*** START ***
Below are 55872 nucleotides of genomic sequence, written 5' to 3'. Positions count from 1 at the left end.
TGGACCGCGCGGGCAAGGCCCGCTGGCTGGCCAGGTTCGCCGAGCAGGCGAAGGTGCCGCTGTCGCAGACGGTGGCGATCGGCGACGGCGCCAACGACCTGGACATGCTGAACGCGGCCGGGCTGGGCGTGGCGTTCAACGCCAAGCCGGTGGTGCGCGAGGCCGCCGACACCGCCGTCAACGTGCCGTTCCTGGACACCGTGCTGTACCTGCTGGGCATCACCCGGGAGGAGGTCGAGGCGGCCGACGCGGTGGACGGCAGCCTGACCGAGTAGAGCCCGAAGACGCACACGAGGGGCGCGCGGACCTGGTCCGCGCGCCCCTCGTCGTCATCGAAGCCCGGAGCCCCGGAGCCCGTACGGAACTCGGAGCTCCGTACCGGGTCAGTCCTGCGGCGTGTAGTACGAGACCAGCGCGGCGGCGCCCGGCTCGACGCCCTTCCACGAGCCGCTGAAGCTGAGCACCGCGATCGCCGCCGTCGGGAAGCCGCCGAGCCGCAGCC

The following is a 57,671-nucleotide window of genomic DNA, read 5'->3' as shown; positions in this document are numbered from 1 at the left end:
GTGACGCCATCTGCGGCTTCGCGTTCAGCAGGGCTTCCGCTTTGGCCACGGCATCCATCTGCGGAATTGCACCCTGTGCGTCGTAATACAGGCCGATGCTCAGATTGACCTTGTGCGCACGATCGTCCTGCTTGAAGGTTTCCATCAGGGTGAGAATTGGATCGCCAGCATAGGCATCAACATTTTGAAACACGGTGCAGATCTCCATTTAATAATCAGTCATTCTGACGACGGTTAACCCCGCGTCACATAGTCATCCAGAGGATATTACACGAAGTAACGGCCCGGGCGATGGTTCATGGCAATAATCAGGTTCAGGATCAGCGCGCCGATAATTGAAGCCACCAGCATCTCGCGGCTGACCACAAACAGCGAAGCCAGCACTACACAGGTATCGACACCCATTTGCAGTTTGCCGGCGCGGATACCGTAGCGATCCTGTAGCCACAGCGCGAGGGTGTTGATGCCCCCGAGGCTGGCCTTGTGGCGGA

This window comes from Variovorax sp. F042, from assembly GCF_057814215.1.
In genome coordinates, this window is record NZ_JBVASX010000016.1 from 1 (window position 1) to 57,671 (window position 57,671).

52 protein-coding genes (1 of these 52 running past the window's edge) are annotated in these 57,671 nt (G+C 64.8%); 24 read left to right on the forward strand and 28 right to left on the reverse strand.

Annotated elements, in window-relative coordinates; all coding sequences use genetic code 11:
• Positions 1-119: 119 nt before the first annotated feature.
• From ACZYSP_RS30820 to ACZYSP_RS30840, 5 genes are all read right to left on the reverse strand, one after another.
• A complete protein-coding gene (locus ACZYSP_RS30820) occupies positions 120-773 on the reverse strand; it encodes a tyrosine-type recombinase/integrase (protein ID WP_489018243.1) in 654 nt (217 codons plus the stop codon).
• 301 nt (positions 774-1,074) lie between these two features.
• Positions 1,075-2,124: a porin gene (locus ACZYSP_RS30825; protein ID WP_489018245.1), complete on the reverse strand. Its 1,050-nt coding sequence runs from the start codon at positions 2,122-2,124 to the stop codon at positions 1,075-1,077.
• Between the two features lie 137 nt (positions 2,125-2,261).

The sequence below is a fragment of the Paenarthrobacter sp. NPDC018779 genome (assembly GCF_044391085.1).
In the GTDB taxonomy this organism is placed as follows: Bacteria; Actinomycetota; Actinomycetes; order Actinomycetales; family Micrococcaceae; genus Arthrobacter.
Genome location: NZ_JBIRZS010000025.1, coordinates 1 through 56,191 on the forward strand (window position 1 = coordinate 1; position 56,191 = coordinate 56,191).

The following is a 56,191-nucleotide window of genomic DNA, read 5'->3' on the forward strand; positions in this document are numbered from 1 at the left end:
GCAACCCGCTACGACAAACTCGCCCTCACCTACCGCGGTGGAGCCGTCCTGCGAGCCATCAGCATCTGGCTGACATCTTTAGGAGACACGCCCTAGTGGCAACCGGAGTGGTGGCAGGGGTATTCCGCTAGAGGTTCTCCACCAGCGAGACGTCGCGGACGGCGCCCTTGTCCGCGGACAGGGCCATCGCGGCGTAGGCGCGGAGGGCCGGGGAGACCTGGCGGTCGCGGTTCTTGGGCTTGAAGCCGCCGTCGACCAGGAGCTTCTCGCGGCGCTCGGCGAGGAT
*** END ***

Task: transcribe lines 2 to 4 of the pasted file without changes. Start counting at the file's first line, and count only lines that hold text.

TGGACCGCGCGGGCAAGGCCCGCTGGCTGGCCAGGTTCGCCGAGCAGGCGAAGGTGCCGCTGTCGCAGACGGTGGCGATCGGCGACGGCGCCAACGACCTGGACATGCTGAACGCGGCCGGGCTGGGCGTGGCGTTCAACGCCAAGCCGGTGGTGCGCGAGGCCGCCGACACCGCCGTCAACGTGCCGTTCCTGGACACCGTGCTGTACCTGCTGGGCATCACCCGGGAGGAGGTCGAGGCGGCCGACGCGGTGGACGGCAGCCTGACCGAGTAGAGCCCGAAGACGCACACGAGGGGCGCGCGGACCTGGTCCGCGCGCCCCTCGTCGTCATCGAAGCCCGGAGCCCCGGAGCCCGTACGGAACTCGGAGCTCCGTACCGGGTCAGTCCTGCGGCGTGTAGTACGAGACCAGCGCGGCGGCGCCCGGCTCGACGCCCTTCCACGAGCCGCTGAAGCTGAGCACCGCGATCGCCGCCGTCGGGAAGCCGCCGAGCCGCAGCC

The following is a 57,671-nucleotide window of genomic DNA, read 5'->3' as shown; positions in this document are numbered from 1 at the left end:
GTGACGCCATCTGCGGCTTCGCGTTCAGCAGGGCTTCCGCTTTGGCCACGGCATCCATCTGCGGAATTGCACCCTGTGCGTCGTAATACAGGCCGATGCTCAGATTGACCTTGTGCGCACGATCGTCCTGCTTGAAGGTTTCCATCAGGGTGAGAATTGGATCGCCAGCATAGGCATCAACATTTTGAAACACGGTGCAGATCTCCATTTAATAATCAGTCATTCTGACGACGGTTAACCCCGCGTCACATAGTCATCCAGAGGATATTACACGAAGTAACGGCCCGGGCGATGGTTCATGGCAATAATCAGGTTCAGGATCAGCGCGCCGATAATTGAAGCCACCAGCATCTCGCGGCTGACCACAAACAGCGAAGCCAGCACTACACAGGTATCGACACCCATTTGCAGTTTGCCGGCGCGGATACCGTAGCGATCCTGTAGCCACAGCGCGAGGGTGTTGATGCCCCCGAGGCTGGCCTTGTGGCGGA